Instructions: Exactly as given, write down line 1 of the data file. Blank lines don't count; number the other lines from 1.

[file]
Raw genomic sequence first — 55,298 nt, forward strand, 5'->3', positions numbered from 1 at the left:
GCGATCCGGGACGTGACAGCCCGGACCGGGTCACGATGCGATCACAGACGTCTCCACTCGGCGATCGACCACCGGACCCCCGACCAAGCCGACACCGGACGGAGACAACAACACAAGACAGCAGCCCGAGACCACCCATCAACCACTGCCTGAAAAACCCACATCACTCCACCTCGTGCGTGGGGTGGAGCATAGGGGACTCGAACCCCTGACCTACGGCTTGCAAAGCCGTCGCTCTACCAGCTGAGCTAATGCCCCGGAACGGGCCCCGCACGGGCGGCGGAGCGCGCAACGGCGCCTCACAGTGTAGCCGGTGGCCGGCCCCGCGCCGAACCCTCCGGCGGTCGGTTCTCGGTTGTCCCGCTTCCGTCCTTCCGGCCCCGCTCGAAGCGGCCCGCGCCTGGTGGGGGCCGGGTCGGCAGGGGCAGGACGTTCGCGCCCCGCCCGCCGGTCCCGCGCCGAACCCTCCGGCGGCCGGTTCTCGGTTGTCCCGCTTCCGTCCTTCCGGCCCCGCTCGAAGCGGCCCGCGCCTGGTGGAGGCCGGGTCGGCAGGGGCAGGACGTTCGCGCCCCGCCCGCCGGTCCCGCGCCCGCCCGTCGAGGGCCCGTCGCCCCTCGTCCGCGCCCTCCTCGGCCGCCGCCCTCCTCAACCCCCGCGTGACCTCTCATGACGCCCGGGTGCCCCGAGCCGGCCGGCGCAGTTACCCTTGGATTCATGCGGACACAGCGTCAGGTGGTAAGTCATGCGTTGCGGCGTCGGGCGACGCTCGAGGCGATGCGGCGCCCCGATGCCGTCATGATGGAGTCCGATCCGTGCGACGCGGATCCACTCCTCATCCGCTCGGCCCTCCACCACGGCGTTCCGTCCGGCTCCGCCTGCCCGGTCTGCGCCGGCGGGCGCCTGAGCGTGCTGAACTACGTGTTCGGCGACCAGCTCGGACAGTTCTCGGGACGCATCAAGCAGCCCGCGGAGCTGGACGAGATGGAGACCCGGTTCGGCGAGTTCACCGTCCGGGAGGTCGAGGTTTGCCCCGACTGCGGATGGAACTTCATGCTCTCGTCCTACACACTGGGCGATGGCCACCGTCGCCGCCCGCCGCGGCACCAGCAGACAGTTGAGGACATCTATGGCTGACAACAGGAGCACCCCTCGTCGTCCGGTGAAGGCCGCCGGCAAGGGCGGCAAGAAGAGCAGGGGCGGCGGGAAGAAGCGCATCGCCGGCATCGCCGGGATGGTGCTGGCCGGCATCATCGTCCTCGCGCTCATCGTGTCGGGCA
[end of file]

Raw genomic sequence first — 55,298 nt, forward strand, 5'->3', positions numbered from 1 at the left: